This is a collection of tips for debugging controllers written with Metacontroller.
If you have something to add to the collection, please send a pull request against this document.
Until Metacontroller emits events, the first place to look when troubleshooting controller behavior is the logs for the Metacontroller server itself.
For example, you can fetch the last 25 lines with a command like this:
kubectl -n metacontroller logs --tail=25 -l app=metacontroller
You can customize the verbosity of the Metacontroller server’s logs with the
-v=N flag, where
N is the log level.
At all log levels, Metacontroller will log the progress of server startup and shutdown, as well as major changes like starting and stopping hosted controllers.
At level 4 and above, Metacontroller will log actions (like create/update/delete) on individual objects (like Pods) that it takes on behalf of hosted controllers. It will also log when it decides to sync a given controller as well as events that may trigger a sync.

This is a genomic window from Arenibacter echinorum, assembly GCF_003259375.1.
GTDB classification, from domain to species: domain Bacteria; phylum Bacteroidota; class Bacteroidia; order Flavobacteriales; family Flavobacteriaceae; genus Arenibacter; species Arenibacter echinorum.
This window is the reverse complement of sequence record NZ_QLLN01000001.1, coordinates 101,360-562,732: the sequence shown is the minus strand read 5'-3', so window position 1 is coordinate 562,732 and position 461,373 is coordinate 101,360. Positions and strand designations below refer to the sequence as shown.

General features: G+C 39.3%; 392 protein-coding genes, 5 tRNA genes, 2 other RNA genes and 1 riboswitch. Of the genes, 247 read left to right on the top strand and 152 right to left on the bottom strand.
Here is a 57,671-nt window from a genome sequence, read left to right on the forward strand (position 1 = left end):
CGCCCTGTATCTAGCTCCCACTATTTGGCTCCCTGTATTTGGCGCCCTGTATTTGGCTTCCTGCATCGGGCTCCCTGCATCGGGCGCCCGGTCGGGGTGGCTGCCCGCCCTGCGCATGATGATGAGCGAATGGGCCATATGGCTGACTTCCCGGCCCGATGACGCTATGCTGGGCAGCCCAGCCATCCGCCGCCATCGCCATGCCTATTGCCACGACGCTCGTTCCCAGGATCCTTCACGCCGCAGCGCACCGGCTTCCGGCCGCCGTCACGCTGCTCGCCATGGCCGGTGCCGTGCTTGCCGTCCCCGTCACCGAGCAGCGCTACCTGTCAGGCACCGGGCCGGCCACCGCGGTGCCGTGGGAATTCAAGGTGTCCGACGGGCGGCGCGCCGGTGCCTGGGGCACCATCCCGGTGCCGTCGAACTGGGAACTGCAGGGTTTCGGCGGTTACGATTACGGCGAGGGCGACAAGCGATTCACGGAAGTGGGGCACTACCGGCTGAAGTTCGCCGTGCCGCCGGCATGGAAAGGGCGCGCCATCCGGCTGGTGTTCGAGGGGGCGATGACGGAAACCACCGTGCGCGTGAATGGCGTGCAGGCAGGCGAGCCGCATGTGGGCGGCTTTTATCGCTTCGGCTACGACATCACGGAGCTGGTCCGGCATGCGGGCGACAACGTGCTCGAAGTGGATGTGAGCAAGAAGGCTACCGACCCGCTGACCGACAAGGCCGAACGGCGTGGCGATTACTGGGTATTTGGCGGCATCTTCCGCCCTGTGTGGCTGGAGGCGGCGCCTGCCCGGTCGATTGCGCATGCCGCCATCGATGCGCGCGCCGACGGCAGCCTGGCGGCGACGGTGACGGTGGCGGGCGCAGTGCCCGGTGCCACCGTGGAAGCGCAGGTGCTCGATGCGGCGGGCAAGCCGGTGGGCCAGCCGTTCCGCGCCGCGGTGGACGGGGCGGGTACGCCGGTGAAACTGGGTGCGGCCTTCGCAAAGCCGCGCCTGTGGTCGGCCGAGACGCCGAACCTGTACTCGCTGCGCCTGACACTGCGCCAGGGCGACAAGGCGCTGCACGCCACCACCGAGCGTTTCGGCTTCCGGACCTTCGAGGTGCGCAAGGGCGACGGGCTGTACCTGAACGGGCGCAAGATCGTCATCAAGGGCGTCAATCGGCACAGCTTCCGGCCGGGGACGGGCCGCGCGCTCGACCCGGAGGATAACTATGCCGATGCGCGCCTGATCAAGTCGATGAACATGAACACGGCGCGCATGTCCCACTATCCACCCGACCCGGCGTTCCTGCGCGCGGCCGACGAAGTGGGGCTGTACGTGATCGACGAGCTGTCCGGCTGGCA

At level 5 and above, Metacontroller will log the diffs between existing objects and the desired state of those objects returned by controller hooks.
At level 6 and above, Metacontroller will log every hook invocation as well as the JSON request and response bodies.
Common Log Messages
Since API discovery info is refreshed periodically, you may see log messages like this when you start a controller that depends on a recently-installed CRD:
failed to sync CompositeController "my-controller": discovery: can't find resource <resource> in apiVersion <group>/<version>
Usually, this should fix itself within about 30s when the new CRD is discovered. If this message continues indefinitely, check that the resource name and API group/version are correct.
You may also notice periodic log messages like this:
Watch close - *unstructured.Unstructured total <X> items received
This comes from the underlying client-go library, and just indicates when the shared caches are periodically flushed to place an upper bound on cache inconsistency due to potential silent failures in long-running watches.
If you return an HTTP error code (e.g. 500) from your webhook, the Metacontroller server will log the text of the response body.
If you need more detail on what’s happening inside your hook code, as opposed to what Metacontroller does for you, you’ll need to add log statements to your own code and inspect the logs on your webhook server.